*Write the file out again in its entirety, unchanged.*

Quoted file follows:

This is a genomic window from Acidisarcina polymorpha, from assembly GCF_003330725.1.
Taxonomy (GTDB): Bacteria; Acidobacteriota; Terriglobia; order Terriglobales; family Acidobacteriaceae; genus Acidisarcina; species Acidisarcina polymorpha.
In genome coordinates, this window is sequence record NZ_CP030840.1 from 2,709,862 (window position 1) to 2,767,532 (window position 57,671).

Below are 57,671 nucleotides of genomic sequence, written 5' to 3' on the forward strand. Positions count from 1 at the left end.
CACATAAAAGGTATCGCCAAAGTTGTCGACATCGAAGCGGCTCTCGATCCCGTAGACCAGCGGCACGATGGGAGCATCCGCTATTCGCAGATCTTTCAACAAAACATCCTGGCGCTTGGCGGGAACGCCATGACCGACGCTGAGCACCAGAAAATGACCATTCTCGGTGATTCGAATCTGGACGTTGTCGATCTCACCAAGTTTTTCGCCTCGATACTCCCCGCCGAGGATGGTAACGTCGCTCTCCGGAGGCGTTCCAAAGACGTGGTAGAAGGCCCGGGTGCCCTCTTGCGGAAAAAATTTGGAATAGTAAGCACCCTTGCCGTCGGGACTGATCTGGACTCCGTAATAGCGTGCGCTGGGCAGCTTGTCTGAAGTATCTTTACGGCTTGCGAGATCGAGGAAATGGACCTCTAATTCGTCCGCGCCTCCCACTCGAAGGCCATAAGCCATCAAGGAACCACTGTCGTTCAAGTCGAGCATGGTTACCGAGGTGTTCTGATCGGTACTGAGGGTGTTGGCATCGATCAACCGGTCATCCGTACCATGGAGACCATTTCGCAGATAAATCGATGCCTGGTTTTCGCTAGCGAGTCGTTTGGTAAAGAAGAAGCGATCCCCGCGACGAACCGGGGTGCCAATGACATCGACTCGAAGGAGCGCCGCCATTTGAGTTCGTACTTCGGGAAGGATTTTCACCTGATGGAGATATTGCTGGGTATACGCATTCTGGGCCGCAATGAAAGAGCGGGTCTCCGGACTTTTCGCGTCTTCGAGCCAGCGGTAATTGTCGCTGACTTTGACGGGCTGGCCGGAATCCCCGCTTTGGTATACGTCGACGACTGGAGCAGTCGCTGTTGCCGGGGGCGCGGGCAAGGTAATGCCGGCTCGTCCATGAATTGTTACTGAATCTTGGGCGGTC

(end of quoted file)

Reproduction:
This is a genomic window from Acidisarcina polymorpha, from assembly GCF_003330725.1.
Taxonomy (GTDB): Bacteria; Acidobacteriota; Terriglobia; order Terriglobales; family Acidobacteriaceae; genus Acidisarcina; species Acidisarcina polymorpha.
In genome coordinates, this window is sequence record NZ_CP030840.1 from 2,709,862 (window position 1) to 2,767,532 (window position 57,671).

Below are 57,671 nucleotides of genomic sequence, written 5' to 3' on the forward strand. Positions count from 1 at the left end.
CACATAAAAGGTATCGCCAAAGTTGTCGACATCGAAGCGGCTCTCGATCCCGTAGACCAGCGGCACGATGGGAGCATCCGCTATTCGCAGATCTTTCAACAAAACATCCTGGCGCTTGGCGGGAACGCCATGACCGACGCTGAGCACCAGAAAATGACCATTCTCGGTGATTCGAATCTGGACGTTGTCGATCTCACCAAGTTTTTCGCCTCGATACTCCCCGCCGAGGATGGTAACGTCGCTCTCCGGAGGCGTTCCAAAGACGTGGTAGAAGGCCCGGGTGCCCTCTTGCGGAAAAAATTTGGAATAGTAAGCACCCTTGCCGTCGGGACTGATCTGGACTCCGTAATAGCGTGCGCTGGGCAGCTTGTCTGAAGTATCTTTACGGCTTGCGAGATCGAGGAAATGGACCTCTAATTCGTCCGCGCCTCCCACTCGAAGGCCATAAGCCATCAAGGAACCACTGTCGTTCAAGTCGAGCATGGTTACCGAGGTGTTCTGATCGGTACTGAGGGTGTTGGCATCGATCAACCGGTCATCCGTACCATGGAGACCATTTCGCAGATAAATCGATGCCTGGTTTTCGCTAGCGAGTCGTTTGGTAAAGAAGAAGCGATCCCCGCGACGAACCGGGGTGCCAATGACATCGACTCGAAGGAGCGCCGCCATTTGAGTTCGTACTTCGGGAAGGATTTTCACCTGATGGAGATATTGCTGGGTATACGCATTCTGGGCCGCAATGAAAGAGCGGGTCTCCGGACTTTTCGCGTCTTCGAGCCAGCGGTAATTGTCGCTGACTTTGACGGGCTGGCCGGAATCCCCGCTTTGGTATACGTCGACGACTGGAGCAGTCGCTGTTGCCGGGGGCGCGGGCAAGGTAATGCCGGCTCGTCCATGAATTGTTACTGAATCTTGGGCGGTC